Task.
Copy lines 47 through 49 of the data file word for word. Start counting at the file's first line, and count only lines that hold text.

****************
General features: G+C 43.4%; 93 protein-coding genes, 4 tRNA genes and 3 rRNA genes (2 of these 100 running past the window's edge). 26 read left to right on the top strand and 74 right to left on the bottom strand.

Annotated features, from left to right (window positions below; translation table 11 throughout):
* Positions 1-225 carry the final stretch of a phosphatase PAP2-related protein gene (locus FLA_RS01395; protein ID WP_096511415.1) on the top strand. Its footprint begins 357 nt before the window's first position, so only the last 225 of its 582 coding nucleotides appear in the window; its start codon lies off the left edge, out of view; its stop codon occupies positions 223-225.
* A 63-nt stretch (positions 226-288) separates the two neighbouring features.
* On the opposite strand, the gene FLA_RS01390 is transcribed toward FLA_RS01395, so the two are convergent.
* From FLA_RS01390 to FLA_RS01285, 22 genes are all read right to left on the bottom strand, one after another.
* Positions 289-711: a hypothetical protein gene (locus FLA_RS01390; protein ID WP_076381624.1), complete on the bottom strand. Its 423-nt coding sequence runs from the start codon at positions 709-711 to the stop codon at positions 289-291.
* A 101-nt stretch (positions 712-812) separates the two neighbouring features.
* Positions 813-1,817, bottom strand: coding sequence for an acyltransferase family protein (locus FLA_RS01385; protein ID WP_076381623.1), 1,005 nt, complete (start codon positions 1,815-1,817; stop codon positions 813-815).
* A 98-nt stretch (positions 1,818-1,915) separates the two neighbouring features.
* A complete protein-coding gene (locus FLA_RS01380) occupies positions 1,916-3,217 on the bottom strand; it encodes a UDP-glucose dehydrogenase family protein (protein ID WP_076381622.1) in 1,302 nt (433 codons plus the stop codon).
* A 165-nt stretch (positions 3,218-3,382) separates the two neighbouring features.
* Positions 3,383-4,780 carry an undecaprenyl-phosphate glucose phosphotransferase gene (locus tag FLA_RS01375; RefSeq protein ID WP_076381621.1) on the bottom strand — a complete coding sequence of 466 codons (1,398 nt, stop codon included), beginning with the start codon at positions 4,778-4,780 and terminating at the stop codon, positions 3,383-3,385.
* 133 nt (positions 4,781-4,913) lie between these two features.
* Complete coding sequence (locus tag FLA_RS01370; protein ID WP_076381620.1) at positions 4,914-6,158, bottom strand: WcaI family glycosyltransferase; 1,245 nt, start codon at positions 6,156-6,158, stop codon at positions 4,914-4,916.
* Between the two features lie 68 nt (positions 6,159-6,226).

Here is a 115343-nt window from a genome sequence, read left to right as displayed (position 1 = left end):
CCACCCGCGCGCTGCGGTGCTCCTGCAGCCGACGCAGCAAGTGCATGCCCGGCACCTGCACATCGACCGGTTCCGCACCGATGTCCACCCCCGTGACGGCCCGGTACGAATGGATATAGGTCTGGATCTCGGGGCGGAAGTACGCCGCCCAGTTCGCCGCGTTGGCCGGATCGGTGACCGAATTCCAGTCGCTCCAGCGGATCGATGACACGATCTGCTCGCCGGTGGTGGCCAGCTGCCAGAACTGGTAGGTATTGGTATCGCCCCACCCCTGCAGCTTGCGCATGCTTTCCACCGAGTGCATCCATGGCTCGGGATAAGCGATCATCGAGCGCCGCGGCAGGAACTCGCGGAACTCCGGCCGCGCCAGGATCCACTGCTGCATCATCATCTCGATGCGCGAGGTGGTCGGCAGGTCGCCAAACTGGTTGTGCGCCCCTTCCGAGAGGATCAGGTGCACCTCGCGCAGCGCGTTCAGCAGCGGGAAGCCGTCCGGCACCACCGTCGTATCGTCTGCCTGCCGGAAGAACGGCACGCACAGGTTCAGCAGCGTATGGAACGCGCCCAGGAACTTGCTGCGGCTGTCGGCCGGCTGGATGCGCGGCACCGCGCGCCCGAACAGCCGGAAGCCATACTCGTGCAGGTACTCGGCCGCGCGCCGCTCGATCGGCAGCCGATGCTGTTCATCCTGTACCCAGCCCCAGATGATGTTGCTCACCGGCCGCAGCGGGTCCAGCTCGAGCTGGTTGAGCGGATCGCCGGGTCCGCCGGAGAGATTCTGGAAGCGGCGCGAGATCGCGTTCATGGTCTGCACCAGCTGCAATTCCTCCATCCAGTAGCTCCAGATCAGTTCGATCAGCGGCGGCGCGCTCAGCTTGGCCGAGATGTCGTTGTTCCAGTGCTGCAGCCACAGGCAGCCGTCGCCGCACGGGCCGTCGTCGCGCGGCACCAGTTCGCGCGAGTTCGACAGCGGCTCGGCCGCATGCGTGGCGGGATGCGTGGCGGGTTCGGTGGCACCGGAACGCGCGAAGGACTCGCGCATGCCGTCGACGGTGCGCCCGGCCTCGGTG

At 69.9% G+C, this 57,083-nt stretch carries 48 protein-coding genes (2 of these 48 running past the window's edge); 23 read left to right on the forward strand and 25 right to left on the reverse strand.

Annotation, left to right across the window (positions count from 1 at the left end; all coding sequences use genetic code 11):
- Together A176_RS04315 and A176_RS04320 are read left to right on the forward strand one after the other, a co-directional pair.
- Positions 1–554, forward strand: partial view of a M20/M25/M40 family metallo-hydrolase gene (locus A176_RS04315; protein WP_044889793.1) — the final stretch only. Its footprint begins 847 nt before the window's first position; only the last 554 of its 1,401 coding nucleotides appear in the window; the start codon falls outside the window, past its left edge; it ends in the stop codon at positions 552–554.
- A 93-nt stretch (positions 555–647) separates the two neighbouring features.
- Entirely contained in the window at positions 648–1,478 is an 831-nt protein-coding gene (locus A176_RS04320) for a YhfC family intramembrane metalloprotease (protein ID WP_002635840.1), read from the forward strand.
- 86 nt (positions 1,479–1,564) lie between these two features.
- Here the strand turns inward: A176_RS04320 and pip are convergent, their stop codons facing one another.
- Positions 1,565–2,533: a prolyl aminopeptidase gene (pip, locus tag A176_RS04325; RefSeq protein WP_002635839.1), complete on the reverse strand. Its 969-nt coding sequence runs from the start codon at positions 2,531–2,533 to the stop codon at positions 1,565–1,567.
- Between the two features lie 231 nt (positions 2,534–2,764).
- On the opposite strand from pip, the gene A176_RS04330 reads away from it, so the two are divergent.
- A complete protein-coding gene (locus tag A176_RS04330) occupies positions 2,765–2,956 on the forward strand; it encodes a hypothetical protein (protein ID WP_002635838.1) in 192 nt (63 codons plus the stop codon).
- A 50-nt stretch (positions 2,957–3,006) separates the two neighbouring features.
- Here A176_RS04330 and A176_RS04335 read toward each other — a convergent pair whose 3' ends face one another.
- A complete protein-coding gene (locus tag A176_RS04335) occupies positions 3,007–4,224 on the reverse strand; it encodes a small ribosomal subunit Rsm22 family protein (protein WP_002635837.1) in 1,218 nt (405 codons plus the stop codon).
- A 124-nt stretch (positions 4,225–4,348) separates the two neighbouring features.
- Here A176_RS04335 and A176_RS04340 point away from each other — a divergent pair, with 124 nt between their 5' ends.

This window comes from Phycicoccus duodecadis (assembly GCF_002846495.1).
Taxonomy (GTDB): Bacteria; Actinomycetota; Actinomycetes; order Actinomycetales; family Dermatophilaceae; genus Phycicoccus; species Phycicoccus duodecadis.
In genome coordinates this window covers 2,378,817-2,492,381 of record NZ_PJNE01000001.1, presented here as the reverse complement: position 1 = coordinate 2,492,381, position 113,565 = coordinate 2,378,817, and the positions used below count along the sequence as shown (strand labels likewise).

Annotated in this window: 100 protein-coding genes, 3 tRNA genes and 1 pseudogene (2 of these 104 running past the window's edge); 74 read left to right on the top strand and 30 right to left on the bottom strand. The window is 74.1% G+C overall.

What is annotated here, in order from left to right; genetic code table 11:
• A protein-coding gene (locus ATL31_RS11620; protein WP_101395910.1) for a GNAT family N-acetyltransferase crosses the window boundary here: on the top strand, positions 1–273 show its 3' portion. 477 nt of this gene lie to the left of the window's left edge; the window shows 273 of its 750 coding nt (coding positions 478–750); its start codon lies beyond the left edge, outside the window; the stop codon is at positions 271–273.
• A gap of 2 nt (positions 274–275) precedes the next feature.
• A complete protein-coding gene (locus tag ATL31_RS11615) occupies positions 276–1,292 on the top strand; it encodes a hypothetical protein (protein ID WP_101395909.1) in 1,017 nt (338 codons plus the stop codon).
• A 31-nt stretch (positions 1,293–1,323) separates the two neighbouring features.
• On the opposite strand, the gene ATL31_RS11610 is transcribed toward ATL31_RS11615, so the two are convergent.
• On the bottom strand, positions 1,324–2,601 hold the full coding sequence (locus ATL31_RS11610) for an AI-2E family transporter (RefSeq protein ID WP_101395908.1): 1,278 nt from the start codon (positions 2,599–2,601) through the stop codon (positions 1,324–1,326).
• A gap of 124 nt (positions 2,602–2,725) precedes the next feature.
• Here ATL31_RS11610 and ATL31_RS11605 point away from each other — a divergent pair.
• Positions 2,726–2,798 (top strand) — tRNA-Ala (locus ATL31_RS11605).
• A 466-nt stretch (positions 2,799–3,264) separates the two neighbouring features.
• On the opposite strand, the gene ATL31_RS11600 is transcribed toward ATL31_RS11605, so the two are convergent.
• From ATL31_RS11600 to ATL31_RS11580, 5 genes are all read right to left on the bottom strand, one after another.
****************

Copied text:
• A gap of 124 nt (positions 2,602–2,725) precedes the next feature.
• Here ATL31_RS11610 and ATL31_RS11605 point away from each other — a divergent pair.
• Positions 2,726–2,798 (top strand) — tRNA-Ala (locus ATL31_RS11605).